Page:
Association Among Dietary Supplement Use, Nutrient Intake, and Mortality Among U.S. Adults: A Cohort Study
Annals of Internal Medicine 9 APRIL 2019 DOI: 10.7326/M18-2478
Fan Chen, MS, MPH; Mengxi Du, MS, MPH; Jeffrey B. Blumberg, PhD; Kenneth Kwan Ho Chui, PhD, MPH; Mengyuan Ruan, MS; Gail Rogers, MA; Zhilei Shan, MD, PhD; Luxian Zeng, MD, MPH; Fang Fang Zhang, MD, PhD
Overview Calcium bioavailability and how much to take has the following
- All items with Calcium in VitaminDWiki
- Calcium from food or supplements associated with more deaths (US Cohort of 31,000 people) – April 2019
- More Calcium absorbed with more vitamin D – 6.7% more with 4000 IU – RCT March 2014
- Decrease Calcium and Increase Magnesium when increasing vitamin D
- Calcium supplements proven to NOT reduce fractures, but are proven to INCREASE heart problems – July 2015
- More than 1.4 grams of Calcium increased male death rate by 1.4 X – Sept 2018
- 10,000 IU of Vitamin D is too much if you also take Calcium supplements – RCT Sept 2018
- Calcium Essential to Limit Osteoporosis but Avoid Excess, Say Europeans - Nov 2017
- Hypercalcemia can result from excess Vitamin D (if not reduce Ca or increase water) Oct 2016
- Must balance co-factors when increasing vitamin D 500 Ca, 500 Mg - which has the following concept graph
Background: The health benefits and risks of dietary supplement use are controversial.
Objective: To evaluate the association among dietary supplement use, levels of nutrient intake from foods and supplements, and mortality among U.S. adults.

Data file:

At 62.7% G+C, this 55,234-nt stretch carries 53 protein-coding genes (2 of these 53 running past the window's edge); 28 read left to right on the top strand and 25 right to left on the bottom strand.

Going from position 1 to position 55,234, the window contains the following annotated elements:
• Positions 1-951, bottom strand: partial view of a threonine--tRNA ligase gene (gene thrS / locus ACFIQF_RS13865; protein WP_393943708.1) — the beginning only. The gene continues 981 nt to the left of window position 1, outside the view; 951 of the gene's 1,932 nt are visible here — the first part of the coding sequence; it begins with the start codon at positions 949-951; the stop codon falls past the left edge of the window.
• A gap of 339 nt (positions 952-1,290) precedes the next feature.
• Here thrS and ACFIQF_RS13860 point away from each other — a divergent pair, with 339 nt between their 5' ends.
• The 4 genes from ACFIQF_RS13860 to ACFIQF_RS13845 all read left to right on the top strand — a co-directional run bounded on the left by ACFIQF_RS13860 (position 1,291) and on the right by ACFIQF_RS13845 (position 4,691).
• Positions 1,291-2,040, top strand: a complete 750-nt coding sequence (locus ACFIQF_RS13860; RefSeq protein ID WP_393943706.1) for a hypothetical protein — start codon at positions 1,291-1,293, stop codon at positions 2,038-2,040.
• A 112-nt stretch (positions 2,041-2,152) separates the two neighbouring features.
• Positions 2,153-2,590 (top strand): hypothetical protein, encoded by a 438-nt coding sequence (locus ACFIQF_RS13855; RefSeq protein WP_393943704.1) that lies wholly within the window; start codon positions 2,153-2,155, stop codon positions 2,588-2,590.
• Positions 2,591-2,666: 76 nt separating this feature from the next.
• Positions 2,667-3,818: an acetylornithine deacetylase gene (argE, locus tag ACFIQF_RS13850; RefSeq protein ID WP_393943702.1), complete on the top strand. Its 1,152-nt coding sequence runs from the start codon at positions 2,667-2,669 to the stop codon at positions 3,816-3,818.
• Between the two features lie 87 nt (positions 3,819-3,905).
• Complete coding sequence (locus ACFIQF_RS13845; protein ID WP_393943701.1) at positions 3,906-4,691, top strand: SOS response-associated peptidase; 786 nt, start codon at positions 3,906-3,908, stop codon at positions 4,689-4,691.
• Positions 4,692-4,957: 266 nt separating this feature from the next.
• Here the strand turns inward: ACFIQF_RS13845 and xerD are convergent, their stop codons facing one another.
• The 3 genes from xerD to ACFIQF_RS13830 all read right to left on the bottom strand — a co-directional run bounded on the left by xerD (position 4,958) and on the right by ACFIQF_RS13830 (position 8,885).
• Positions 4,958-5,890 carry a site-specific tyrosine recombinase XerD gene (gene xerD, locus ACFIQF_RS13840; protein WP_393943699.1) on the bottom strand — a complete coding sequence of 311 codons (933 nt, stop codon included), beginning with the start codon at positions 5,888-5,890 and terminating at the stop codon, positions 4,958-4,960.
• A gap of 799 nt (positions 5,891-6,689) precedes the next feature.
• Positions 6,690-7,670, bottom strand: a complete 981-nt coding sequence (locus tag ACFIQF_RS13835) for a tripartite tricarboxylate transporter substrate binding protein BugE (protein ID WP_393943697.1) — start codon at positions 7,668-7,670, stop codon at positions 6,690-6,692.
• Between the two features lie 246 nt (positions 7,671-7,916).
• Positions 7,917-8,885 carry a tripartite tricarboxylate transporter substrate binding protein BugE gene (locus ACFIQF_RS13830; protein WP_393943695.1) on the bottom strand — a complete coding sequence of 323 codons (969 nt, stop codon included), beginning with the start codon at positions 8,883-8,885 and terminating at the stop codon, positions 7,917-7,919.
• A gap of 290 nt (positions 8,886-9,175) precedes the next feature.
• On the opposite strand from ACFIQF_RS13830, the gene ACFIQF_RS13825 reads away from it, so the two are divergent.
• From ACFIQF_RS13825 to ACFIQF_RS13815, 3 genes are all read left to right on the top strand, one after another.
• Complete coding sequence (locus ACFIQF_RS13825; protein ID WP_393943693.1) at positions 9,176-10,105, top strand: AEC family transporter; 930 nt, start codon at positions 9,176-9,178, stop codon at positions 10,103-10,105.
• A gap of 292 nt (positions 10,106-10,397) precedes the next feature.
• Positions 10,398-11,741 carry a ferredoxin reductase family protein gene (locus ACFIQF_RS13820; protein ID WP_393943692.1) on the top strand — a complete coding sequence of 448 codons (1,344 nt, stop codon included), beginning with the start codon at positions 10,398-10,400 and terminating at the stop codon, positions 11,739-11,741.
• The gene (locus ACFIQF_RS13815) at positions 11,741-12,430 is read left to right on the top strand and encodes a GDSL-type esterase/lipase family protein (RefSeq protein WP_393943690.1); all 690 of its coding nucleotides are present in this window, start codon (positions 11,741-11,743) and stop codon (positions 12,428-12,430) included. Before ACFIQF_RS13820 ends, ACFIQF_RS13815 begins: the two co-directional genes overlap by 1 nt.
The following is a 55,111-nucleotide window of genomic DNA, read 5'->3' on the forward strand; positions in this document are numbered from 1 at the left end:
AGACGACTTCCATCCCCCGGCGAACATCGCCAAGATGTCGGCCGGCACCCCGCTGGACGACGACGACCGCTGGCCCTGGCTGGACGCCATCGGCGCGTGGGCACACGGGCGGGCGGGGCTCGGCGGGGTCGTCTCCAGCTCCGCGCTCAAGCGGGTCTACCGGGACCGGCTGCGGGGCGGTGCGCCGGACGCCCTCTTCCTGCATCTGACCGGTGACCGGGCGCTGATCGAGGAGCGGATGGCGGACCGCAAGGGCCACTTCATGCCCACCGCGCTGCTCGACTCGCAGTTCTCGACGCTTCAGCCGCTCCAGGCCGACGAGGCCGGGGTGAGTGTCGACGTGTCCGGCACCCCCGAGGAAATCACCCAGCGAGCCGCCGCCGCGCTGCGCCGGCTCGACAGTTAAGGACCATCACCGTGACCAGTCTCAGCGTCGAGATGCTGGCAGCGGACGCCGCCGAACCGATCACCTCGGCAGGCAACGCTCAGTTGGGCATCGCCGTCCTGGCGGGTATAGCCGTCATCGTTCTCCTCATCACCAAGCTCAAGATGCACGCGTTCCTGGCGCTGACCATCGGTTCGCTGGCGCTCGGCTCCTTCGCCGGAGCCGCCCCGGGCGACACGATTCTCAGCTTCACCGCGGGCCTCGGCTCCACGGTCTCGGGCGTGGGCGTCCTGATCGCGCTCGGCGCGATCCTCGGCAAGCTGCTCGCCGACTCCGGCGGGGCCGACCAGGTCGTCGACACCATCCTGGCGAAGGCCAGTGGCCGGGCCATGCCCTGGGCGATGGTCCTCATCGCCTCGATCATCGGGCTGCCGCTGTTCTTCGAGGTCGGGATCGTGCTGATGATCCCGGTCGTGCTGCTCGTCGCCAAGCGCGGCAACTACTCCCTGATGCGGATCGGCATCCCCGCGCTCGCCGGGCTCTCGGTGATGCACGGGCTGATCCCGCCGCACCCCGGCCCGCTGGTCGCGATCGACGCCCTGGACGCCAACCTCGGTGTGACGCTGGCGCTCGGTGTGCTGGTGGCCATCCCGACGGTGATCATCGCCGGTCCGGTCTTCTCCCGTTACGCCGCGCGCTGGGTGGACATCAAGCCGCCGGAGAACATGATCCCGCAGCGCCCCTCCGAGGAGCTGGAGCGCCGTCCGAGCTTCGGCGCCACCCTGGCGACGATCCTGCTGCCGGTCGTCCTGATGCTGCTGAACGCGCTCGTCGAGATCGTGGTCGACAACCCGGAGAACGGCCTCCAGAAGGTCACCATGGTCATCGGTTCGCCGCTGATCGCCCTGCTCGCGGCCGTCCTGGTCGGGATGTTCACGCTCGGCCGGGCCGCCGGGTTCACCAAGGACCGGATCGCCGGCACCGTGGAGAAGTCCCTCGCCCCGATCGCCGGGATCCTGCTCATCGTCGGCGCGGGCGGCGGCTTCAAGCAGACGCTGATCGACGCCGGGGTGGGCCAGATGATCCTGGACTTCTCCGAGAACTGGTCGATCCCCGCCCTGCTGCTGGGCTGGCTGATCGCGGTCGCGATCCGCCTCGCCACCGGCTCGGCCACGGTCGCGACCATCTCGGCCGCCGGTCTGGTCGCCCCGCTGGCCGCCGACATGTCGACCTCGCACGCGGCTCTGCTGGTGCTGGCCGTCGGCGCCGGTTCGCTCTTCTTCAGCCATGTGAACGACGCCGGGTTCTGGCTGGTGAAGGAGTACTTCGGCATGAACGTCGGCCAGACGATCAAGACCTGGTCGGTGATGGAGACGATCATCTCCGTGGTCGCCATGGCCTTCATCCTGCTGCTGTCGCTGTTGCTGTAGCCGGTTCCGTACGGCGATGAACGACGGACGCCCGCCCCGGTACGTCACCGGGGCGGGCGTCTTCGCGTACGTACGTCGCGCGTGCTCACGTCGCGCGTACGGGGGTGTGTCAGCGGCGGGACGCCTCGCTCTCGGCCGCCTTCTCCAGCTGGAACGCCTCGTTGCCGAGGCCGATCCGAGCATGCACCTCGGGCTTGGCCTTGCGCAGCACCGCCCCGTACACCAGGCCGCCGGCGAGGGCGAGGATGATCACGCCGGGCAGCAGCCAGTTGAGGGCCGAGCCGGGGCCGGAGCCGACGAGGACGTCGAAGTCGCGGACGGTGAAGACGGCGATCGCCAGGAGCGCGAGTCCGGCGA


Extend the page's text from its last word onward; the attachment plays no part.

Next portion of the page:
Design: Prospective cohort study.
Setting: NHANES (National Health and Nutrition Examination Survey) data from 1999 to 2010, linked to National Death Index mortality data.
Participants: 30 899 U.S. adults aged 20 years or older who answered questions on dietary supplement use.
Measurements: Dietary supplement use in the previous 30 days and nutrient intake from foods and supplements. Outcomes included mortality from all causes, cardiovascular disease (CVD), and cancer.
Results: During a median follow-up of 6.1 years, 3613 deaths occurred, including 945 CVD deaths and 805 cancer deaths. Ever-use of dietary supplements was not associated with mortality outcomes.
Adequate intake (at or above the Estimated Average Requirement or the Adequate Intake level) of vitamin A, vitamin K, magnesium, zinc, and copper was associated with reduced all-cause or CVD mortality, but the associations were restricted to nutrient intake from foods.
Excess intake of calcium was associated with increased risk for cancer death (above vs. at or below the Tolerable Upper Intake Level: multivariable-adjusted rate ratio, 1.62 [95% CI, 1.07 to 2.45]; multivariable-adjusted rate difference, 1.7 [CI, −0.1 to 3.5] deaths per 1000 person-years), and the association seemed to be related to calcium intake from supplements (≥1000 mg/d vs. no use: multivariable-adjusted rate ratio, 1.53 [CI, 1.04 to 2.25]; multivariable-adjusted rate difference, 1.5 [CI, −0.1 to 3.1] deaths per 1000 person-years) rather than foods.
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